Tom de Marco hit the nail on the head in an article in 1993 IEEE Software Magazine, March 1993 edition, entitled, “Why does software cost so much?”
    Do yourself a favour, get hold of the collection of his essays in a book “Why does software cost so much? and other puzzles of the information age.” Dorset House, 1995.
    After 21 years, it is really sad to see how little progress we have made. Sigh.
    In the book, he has another little article “mad about metrics” (read that title carefully, better still, get the article and read it.)

  • ian | April 29, 2014

    Well said Gary.

    The implication in the recommendations is that the problem lies in the people. Maybe there are more fundamental issues, and some root causes that should be considered, including the underlying process of planning and managing projects.

    I suggest Inconvenient Truth #6 – You cant predict the future, and even with simple repeat activities task time and cost follows a statistical distribution.

    The best place to manage this uncertainty is a the aggregate (project) level – in the same way the insurance industry works. If you try and manage it at the task or work package level by demanding team members (and suppliers) give you fixed and certain delivery dates, your projects will take longer and be much less likely to be on time or on budget.

    Resolution: Plan tasks based on 50% probable time/cost, add strategic project time and cost buffers to protect against the uncertainty. Focus team members on completing as quickly as possible. Use the amount of buffer consumption relative to overall progress as the single project control measure. The project management approach known as Critical Chain Project Management (CCPM) embeds these principles.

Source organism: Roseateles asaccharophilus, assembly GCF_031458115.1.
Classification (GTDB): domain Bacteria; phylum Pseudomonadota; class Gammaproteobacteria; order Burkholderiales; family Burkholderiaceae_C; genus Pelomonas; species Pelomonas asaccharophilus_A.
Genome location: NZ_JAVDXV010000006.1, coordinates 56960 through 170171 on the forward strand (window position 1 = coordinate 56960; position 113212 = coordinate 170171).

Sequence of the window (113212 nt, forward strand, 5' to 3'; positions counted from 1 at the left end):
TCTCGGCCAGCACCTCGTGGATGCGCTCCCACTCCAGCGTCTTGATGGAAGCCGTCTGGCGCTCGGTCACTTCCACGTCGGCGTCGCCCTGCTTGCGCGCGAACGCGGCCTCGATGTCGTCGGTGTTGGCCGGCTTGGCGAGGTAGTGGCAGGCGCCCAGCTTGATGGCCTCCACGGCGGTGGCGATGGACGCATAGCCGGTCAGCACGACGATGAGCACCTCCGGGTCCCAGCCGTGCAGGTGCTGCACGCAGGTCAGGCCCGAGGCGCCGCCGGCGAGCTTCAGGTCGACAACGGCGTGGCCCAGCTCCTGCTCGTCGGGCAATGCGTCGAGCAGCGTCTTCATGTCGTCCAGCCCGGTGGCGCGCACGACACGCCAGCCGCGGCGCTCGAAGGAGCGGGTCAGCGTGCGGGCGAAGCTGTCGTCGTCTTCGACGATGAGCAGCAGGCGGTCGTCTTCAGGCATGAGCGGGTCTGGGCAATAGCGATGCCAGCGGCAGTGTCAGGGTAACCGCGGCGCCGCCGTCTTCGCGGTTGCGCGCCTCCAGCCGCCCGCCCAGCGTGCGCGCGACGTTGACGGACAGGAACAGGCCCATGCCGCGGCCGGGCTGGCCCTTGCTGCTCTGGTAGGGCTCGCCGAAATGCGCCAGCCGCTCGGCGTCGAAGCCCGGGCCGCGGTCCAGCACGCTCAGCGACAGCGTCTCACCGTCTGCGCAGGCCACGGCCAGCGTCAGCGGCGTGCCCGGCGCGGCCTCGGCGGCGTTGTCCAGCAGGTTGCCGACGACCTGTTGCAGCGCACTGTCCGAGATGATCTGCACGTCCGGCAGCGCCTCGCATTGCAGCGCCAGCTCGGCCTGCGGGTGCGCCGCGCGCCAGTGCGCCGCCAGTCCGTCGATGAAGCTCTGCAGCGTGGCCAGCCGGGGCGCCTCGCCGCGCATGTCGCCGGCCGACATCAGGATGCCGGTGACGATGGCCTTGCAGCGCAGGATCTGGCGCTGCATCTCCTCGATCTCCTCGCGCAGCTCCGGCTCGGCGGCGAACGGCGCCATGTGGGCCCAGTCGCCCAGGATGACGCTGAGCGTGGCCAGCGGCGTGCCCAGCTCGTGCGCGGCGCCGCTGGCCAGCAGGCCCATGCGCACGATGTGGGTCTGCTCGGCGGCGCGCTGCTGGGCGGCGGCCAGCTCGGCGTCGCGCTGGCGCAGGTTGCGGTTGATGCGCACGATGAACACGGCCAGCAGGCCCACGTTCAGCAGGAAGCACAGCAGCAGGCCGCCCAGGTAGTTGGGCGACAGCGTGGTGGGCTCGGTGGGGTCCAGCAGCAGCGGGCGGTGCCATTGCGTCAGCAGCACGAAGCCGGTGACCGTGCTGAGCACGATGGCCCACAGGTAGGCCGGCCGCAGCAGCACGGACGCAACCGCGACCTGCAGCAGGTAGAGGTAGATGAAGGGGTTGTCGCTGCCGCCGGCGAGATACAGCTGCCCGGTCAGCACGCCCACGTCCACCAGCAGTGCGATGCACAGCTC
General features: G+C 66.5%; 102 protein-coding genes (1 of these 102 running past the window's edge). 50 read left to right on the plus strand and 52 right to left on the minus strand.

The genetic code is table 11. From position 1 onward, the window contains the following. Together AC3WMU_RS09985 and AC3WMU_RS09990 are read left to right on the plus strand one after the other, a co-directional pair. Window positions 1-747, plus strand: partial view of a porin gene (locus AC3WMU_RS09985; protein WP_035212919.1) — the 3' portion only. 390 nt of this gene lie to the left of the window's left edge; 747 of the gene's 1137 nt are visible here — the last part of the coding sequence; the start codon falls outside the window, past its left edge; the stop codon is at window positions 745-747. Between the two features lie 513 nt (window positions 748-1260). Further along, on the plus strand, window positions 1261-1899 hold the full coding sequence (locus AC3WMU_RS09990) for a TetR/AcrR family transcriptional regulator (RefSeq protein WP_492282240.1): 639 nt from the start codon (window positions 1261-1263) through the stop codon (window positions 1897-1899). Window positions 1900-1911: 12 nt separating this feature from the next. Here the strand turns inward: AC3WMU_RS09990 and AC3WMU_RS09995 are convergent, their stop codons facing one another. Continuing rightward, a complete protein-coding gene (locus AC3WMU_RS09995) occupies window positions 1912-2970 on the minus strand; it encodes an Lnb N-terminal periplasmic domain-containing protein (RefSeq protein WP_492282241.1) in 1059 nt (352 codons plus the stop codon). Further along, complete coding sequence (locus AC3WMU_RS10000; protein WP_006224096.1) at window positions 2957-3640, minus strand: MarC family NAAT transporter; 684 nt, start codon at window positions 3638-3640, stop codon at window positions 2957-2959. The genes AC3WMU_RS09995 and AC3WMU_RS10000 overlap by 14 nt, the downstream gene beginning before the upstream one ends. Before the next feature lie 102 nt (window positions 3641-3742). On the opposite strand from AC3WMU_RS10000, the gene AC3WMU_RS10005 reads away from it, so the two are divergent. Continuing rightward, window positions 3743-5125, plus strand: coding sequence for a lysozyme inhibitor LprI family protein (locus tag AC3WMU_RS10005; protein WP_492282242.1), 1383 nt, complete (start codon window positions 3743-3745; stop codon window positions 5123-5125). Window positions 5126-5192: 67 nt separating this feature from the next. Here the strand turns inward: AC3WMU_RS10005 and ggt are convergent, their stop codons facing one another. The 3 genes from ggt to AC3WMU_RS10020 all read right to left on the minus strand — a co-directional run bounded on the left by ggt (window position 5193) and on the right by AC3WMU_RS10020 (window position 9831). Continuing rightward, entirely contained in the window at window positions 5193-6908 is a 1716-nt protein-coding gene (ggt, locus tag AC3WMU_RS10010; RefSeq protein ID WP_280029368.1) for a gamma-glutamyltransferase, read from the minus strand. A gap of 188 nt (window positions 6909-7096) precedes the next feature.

CCPM has been used not just in IT, but most other sectors, with great success all over the world. Major ERP system implementations have used it to bring late projects back on track, and reduce costs. Leading organisations have developed hybrid Agile & CCPM techniques to take advantage of both.

    Although a method such as CCPM in itself can’t guarantee success, without it you sure have your work cut out even to hit your targets, let alone get faster and cheaper without cutting corners.

  • ian | May 4, 2014

    Elmar, My reading of what Gary said was not so much generating a number, but the expectation that a specific estimate will be “right”. This makes the task impossible, not just difficult!

    Estimates have a valuable contribution in planning – “Planning is priceless, plans are worthless”. The problem comes when someone turns estimates into deadlines and milestones appear. Senior managers believe that focusing on hitting each milestone is the best way to hit the project target, and so estimates become commitments. Early finishes get hidden, team member trust reduces…downward spiral.

    On that basis I think Gary was right – (i) the authors address symptoms more than root causes, and (ii) trying to predict the future and treat estimates as commitments, is very damaging to projects .

    That doesn’t mean there is no role for asking “are we on course”, and managing a project to meet the project’s commitments.

  • John Colangelo | July 3, 2014

    This is a very informative article. We have to train project team members in estimating procedures, then the team should conduct formal estimates following those procedures and publish their results. PMs should reinforce the notion that a “Red” project status is not a punitive designation. It means that one side of the project triangle is out of balance (or more) and the project requires immediate attention. I also think it is key that the PSMO not be subordinate to any reporting structure underneath the executive body so that they can remain objective and not fear bias reporting. Sometimes the burden to “call the baby ugly” falls upon the shoulders of the PM and he/she needs to feel safe doing so. When I cut my teeth on project management years ago I learned the phrase “pay me now………or pay me later” which basically is the same as “Good, Cheap, Fast” Pick Two! Complex projects require detailed analysis and comprehensive engagement and awareness. It starts with solid estimating and continues with excellent PM oversight.